Instead, O’Connor posited that Silver might be using this opportunity to gauge league-wide interest in various schedule innovations moving forward. This would fit Silver’s MO. Even before the coronavirus pandemic halted the sports world, the NBA had long pondered and pushed for the idea of an in-season tournament as a way to drum up interest. In a time of financial strife for the league, interest has never been more at a premium than it is now, or will be next season.

Still, Silver and company have more immediate fish to fry, in terms of hammering down a format for finishing the 2019-20 campaign. Potential formats, timelines and so on will reportedly be discussed Friday. As of this writing, 22 of 30 teams have opened their practice facilities for limited, voluntary, individual workouts (a trend the Bulls may follow suit in come Friday), but all of them are awaiting direction on what’s to come — the players reportedly as anxiously as anyone.

 

For now, that’s all any of us can do.

RELATED: Where the Bulls stand in each of the NBA’s reported resumption plans

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Michael Jordan toy collector gives story behind the rarest of his figurines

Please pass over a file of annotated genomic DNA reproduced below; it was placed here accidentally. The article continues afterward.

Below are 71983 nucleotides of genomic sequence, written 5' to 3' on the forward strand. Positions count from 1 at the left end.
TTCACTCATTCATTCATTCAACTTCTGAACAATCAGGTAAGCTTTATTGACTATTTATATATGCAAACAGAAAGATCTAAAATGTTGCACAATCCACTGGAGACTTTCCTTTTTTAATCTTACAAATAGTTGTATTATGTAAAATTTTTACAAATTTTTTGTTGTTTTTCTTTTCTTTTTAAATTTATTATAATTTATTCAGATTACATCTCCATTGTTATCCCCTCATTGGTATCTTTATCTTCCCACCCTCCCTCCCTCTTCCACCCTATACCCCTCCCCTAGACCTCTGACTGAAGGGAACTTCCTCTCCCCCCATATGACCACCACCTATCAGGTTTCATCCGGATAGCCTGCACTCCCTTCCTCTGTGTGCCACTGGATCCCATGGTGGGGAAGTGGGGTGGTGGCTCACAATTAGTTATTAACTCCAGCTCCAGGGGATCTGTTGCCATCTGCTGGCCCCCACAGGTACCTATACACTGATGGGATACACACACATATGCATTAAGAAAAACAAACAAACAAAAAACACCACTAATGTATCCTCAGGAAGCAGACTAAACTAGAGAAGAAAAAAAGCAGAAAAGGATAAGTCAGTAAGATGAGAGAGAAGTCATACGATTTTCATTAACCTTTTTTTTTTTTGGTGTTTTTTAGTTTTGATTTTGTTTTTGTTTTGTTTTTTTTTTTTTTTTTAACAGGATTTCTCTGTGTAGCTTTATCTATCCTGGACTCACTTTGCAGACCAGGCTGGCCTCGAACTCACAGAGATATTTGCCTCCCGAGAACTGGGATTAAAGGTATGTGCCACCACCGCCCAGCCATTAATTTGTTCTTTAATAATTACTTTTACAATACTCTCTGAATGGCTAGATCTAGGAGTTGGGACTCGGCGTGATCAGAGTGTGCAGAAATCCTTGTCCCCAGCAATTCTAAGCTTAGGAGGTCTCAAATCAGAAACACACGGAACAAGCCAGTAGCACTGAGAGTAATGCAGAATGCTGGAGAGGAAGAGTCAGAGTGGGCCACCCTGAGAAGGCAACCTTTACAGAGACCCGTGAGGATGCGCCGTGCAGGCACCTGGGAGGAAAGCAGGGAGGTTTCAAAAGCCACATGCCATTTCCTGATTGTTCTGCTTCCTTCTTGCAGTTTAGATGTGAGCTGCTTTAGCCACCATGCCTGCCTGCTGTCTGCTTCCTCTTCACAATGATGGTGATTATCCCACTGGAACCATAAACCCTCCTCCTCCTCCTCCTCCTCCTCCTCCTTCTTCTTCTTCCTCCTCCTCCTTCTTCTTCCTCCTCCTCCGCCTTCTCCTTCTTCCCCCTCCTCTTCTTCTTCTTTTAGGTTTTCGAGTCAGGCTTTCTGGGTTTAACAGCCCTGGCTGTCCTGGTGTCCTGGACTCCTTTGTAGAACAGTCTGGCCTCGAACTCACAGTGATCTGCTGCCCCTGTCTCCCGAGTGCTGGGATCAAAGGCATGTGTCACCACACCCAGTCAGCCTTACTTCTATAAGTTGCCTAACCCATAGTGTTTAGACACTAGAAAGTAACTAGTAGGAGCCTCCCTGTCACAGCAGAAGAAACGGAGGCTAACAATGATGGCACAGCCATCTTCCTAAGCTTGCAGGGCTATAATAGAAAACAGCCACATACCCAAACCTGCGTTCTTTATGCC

Michael Jordan toy collector gives story behind the rarest of his figurines

The rarest Michael Jordan toy in the world you’ve probably never seen or heard of. That’s because it was never released.

Jordan Cohn and BJ Barretta of Radio.com got to the bottom of that age-old — though rarely asked about — mystery by interviewing Joshua De Vaney, the most prolific purveyor of Jordan toys in the world. 

De Vaney hails from Australia, and a perusal of his Instagram page reveals a trinket closet of staggering scale.

In the interview, De Vaney pinpointed the rarest of the bunch to be this rather unassuming batch of figurines, which were manufactured by a company called Ohio Art.

De Vaney told Radio.com they’re prototype models of a Jordan-themed H.O.R.S.E. game from 1987 that never made it to production.

“I got into contact with the Ohio Art archives department which told me… that there were only 48 of these available, and I was in possession of 33 of them at the time,” De Vaney told Cohn. “That’s when he was looking at leaving Nike. And the reason why that’s so important is because the shoe that this toy is wearing is a Nike Air Ship.”

In fact, they’re so difficult to procure that even Michael Jordan himself couldn’t get his hands on them. De Vaney told Radio.com he recently shipped one to Michael’s second-oldest son Marcus, bringing his collection from 33 to 32.

Now, as reported by Radio.com, he’s on a mission to bring his collection to the United States, and expand its platform.

“For me, it’s truly about getting my collection over to the States either to be exhibited in museums… (or) I would like to donate it to Michael,” De Vaney said in the interview. “So I’m certainly not out trying to make a dollar off of it, I would just like to give this to Michael as part of his legacy for people to enjoy.”

A noble mission, and one that will be fascinating to track, if De Vaney’s social media account is any indication of how his passion for Jordan runs.